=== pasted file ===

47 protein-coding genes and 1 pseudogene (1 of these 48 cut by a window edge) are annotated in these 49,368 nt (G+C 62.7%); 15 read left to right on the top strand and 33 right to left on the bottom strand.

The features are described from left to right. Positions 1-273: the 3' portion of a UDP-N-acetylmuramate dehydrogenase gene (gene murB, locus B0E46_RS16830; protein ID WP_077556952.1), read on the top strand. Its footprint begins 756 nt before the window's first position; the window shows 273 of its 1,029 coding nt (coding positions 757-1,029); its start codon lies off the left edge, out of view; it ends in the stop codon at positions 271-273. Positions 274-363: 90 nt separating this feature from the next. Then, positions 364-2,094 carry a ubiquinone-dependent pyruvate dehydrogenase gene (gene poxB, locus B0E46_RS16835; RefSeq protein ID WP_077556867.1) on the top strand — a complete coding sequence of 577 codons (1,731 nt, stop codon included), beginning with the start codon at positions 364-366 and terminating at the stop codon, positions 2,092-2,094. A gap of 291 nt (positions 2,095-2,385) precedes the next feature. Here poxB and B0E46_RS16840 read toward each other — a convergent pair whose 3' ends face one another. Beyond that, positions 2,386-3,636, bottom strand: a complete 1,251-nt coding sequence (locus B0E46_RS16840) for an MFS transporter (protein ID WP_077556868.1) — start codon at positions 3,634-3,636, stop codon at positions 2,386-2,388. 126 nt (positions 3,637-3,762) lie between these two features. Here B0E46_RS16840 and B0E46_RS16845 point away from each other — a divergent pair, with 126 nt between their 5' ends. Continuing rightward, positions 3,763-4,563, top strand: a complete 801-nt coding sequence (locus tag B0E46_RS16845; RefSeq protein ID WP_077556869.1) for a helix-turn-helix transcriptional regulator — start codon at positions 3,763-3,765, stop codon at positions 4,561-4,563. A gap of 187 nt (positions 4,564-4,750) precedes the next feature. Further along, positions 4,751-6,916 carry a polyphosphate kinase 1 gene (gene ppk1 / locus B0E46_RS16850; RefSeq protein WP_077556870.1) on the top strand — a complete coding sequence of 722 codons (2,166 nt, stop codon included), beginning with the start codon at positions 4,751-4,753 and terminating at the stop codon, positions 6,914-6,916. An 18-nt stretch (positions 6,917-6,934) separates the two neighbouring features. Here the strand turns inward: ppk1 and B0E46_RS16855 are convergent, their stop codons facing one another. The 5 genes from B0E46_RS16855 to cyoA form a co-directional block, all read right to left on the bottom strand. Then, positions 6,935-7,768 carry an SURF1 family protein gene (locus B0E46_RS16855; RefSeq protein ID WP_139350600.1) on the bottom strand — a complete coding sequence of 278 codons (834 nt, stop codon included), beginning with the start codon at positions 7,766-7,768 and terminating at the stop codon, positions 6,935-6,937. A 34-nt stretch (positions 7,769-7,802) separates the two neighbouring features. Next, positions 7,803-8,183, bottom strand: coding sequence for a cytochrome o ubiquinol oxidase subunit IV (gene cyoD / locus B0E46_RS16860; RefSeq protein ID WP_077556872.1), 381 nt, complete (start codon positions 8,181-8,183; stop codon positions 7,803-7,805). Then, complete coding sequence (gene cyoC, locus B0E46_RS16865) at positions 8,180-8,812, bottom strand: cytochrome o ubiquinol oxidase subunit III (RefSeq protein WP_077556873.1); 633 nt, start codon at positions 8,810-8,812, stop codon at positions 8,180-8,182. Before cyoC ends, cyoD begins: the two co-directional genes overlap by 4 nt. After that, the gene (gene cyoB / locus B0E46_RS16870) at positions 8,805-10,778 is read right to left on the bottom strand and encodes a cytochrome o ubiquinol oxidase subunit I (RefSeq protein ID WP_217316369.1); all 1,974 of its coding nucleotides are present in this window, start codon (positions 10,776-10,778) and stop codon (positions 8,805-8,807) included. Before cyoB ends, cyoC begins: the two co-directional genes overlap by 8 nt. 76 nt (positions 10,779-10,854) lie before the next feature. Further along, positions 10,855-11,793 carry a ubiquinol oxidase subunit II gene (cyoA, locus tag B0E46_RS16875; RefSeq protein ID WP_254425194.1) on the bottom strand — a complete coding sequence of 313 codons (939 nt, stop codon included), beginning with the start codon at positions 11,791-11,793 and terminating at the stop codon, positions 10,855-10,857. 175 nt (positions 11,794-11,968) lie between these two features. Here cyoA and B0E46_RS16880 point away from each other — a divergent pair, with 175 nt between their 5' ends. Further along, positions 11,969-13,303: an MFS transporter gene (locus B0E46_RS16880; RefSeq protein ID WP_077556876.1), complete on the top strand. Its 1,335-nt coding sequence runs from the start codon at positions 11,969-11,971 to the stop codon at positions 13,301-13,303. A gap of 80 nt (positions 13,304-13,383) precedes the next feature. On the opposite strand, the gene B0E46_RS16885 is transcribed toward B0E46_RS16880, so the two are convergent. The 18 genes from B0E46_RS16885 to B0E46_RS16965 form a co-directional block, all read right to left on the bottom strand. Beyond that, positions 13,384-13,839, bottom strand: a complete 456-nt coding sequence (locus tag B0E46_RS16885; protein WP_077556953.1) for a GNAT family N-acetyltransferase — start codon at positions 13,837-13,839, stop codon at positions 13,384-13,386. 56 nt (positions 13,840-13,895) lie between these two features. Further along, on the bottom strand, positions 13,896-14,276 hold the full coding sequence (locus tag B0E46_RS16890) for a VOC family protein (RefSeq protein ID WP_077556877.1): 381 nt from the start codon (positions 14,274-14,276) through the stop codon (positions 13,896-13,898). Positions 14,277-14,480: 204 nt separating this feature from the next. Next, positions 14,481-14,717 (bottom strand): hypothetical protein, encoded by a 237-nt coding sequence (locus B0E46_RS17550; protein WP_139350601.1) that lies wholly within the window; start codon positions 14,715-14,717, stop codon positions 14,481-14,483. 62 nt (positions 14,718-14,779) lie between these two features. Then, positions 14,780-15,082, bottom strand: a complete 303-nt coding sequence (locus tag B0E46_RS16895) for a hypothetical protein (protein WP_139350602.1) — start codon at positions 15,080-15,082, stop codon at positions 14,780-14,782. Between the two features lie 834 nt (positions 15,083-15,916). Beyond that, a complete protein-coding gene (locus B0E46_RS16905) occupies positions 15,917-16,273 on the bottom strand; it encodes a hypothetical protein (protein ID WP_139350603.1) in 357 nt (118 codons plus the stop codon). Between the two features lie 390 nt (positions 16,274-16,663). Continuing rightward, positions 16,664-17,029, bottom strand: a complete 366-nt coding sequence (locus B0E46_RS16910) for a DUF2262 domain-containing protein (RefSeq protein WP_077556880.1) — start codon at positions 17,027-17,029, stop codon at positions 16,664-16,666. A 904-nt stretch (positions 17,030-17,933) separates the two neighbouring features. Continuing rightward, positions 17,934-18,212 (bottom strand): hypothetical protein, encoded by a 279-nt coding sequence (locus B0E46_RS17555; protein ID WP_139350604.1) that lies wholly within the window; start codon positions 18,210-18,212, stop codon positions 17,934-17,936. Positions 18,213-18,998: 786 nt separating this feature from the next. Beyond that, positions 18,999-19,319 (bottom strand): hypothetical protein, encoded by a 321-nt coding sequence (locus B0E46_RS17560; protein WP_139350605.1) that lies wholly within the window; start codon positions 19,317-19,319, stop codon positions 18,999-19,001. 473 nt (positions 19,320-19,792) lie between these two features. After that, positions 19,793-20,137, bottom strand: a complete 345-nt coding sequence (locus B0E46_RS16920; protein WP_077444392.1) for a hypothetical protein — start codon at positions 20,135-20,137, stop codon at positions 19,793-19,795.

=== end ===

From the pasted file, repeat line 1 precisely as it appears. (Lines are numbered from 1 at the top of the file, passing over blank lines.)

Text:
47 protein-coding genes and 1 pseudogene (1 of these 48 cut by a window edge) are annotated in these 49,368 nt (G+C 62.7%); 15 read left to right on the top strand and 33 right to left on the bottom strand.